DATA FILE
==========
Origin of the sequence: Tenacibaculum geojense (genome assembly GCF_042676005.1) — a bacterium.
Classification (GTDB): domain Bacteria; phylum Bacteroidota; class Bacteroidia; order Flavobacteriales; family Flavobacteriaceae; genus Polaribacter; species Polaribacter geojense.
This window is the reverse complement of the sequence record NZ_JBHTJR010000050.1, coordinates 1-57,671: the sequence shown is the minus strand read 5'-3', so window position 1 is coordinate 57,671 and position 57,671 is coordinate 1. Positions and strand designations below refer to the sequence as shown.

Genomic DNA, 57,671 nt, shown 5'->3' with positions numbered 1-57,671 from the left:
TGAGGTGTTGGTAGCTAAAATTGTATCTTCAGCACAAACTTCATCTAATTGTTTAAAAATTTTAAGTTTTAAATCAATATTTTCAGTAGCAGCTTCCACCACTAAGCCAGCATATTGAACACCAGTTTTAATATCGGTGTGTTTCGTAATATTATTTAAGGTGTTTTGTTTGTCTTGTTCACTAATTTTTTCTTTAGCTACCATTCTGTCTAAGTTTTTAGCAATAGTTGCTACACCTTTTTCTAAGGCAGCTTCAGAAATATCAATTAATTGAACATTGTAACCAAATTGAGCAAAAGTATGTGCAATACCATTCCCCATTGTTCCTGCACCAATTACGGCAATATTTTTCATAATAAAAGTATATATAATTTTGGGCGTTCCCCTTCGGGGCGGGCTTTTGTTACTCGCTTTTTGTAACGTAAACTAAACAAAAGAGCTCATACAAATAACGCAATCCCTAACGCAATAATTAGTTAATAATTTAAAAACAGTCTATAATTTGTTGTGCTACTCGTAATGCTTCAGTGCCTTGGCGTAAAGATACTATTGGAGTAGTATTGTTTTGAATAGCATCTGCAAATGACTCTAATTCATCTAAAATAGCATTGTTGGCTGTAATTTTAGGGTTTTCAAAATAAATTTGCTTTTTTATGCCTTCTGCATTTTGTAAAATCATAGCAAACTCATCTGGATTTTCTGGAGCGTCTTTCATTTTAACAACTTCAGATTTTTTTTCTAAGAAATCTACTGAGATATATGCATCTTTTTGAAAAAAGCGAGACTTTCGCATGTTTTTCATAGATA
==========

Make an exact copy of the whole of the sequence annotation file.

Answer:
Origin of the sequence: Tenacibaculum geojense (genome assembly GCF_042676005.1) — a bacterium.
Classification (GTDB): domain Bacteria; phylum Bacteroidota; class Bacteroidia; order Flavobacteriales; family Flavobacteriaceae; genus Polaribacter; species Polaribacter geojense.
This window is the reverse complement of the sequence record NZ_JBHTJR010000050.1, coordinates 1-57,671: the sequence shown is the minus strand read 5'-3', so window position 1 is coordinate 57,671 and position 57,671 is coordinate 1. Positions and strand designations below refer to the sequence as shown.

Genomic DNA, 57,671 nt, shown 5'->3' with positions numbered 1-57,671 from the left:
TGAGGTGTTGGTAGCTAAAATTGTATCTTCAGCACAAACTTCATCTAATTGTTTAAAAATTTTAAGTTTTAAATCAATATTTTCAGTAGCAGCTTCCACCACTAAGCCAGCATATTGAACACCAGTTTTAATATCGGTGTGTTTCGTAATATTATTTAAGGTGTTTTGTTTGTCTTGTTCACTAATTTTTTCTTTAGCTACCATTCTGTCTAAGTTTTTAGCAATAGTTGCTACACCTTTTTCTAAGGCAGCTTCAGAAATATCAATTAATTGAACATTGTAACCAAATTGAGCAAAAGTATGTGCAATACCATTCCCCATTGTTCCTGCACCAATTACGGCAATATTTTTCATAATAAAAGTATATATAATTTTGGGCGTTCCCCTTCGGGGCGGGCTTTTGTTACTCGCTTTTTGTAACGTAAACTAAACAAAAGAGCTCATACAAATAACGCAATCCCTAACGCAATAATTAGTTAATAATTTAAAAACAGTCTATAATTTGTTGTGCTACTCGTAATGCTTCAGTGCCTTGGCGTAAAGATACTATTGGAGTAGTATTGTTTTGAATAGCATCTGCAAATGACTCTAATTCATCTAAAATAGCATTGTTGGCTGTAATTTTAGGGTTTTCAAAATAAATTTGCTTTTTTATGCCTTCTGCATTTTGTAAAATCATAGCAAACTCATCTGGATTTTCTGGAGCGTCTTTCATTTTAACAACTTCAGATTTTTTTTCTAAGAAATCTACTGAGATATATGCATCTTTTTGAAAAAAGCGAGACTTTCGCATGTTTTTCATAGATA